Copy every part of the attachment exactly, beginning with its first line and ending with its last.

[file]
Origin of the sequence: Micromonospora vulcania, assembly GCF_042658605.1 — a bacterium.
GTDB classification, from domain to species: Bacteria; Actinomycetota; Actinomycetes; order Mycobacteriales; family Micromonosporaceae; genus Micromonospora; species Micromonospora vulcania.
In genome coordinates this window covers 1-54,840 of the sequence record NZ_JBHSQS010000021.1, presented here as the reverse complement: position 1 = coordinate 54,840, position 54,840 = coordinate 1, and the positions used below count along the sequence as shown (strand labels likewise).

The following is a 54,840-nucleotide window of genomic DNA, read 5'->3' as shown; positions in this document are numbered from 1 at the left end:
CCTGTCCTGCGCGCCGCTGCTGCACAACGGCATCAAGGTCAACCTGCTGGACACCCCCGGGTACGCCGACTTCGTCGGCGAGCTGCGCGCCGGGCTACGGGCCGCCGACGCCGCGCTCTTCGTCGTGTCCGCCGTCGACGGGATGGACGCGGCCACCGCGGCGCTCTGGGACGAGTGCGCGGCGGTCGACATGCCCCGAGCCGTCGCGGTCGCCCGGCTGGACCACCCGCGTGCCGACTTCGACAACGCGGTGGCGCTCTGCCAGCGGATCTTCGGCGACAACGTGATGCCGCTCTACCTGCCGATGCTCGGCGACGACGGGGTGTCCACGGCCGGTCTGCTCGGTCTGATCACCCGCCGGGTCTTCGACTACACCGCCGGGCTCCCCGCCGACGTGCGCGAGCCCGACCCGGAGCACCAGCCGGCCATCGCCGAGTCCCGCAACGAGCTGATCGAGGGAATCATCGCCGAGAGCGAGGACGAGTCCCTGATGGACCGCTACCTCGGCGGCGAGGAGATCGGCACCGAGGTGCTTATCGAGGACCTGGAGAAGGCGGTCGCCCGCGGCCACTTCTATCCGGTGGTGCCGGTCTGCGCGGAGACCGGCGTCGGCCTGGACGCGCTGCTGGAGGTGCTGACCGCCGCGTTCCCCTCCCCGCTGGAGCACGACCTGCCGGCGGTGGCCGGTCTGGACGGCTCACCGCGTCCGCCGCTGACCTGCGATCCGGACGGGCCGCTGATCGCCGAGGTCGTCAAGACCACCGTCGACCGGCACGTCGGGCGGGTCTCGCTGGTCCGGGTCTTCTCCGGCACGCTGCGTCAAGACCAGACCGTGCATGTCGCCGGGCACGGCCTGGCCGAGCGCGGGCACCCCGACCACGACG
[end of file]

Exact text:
Origin of the sequence: Micromonospora vulcania, assembly GCF_042658605.1 — a bacterium.
GTDB classification, from domain to species: Bacteria; Actinomycetota; Actinomycetes; order Mycobacteriales; family Micromonosporaceae; genus Micromonospora; species Micromonospora vulcania.
In genome coordinates this window covers 1-54,840 of the sequence record NZ_JBHSQS010000021.1, presented here as the reverse complement: position 1 = coordinate 54,840, position 54,840 = coordinate 1, and the positions used below count along the sequence as shown (strand labels likewise).

The following is a 54,840-nucleotide window of genomic DNA, read 5'->3' as shown; positions in this document are numbered from 1 at the left end:
CCTGTCCTGCGCGCCGCTGCTGCACAACGGCATCAAGGTCAACCTGCTGGACACCCCCGGGTACGCCGACTTCGTCGGCGAGCTGCGCGCCGGGCTACGGGCCGCCGACGCCGCGCTCTTCGTCGTGTCCGCCGTCGACGGGATGGACGCGGCCACCGCGGCGCTCTGGGACGAGTGCGCGGCGGTCGACATGCCCCGAGCCGTCGCGGTCGCCCGGCTGGACCACCCGCGTGCCGACTTCGACAACGCGGTGGCGCTCTGCCAGCGGATCTTCGGCGACAACGTGATGCCGCTCTACCTGCCGATGCTCGGCGACGACGGGGTGTCCACGGCCGGTCTGCTCGGTCTGATCACCCGCCGGGTCTTCGACTACACCGCCGGGCTCCCCGCCGACGTGCGCGAGCCCGACCCGGAGCACCAGCCGGCCATCGCCGAGTCCCGCAACGAGCTGATCGAGGGAATCATCGCCGAGAGCGAGGACGAGTCCCTGATGGACCGCTACCTCGGCGGCGAGGAGATCGGCACCGAGGTGCTTATCGAGGACCTGGAGAAGGCGGTCGCCCGCGGCCACTTCTATCCGGTGGTGCCGGTCTGCGCGGAGACCGGCGTCGGCCTGGACGCGCTGCTGGAGGTGCTGACCGCCGCGTTCCCCTCCCCGCTGGAGCACGACCTGCCGGCGGTGGCCGGTCTGGACGGCTCACCGCGTCCGCCGCTGACCTGCGATCCGGACGGGCCGCTGATCGCCGAGGTCGTCAAGACCACCGTCGACCGGCACGTCGGGCGGGTCTCGCTGGTCCGGGTCTTCTCCGGCACGCTGCGTCAAGACCAGACCGTGCATGTCGCCGGGCACGGCCTGGCCGAGCGCGGGCACCCCGACCACGACG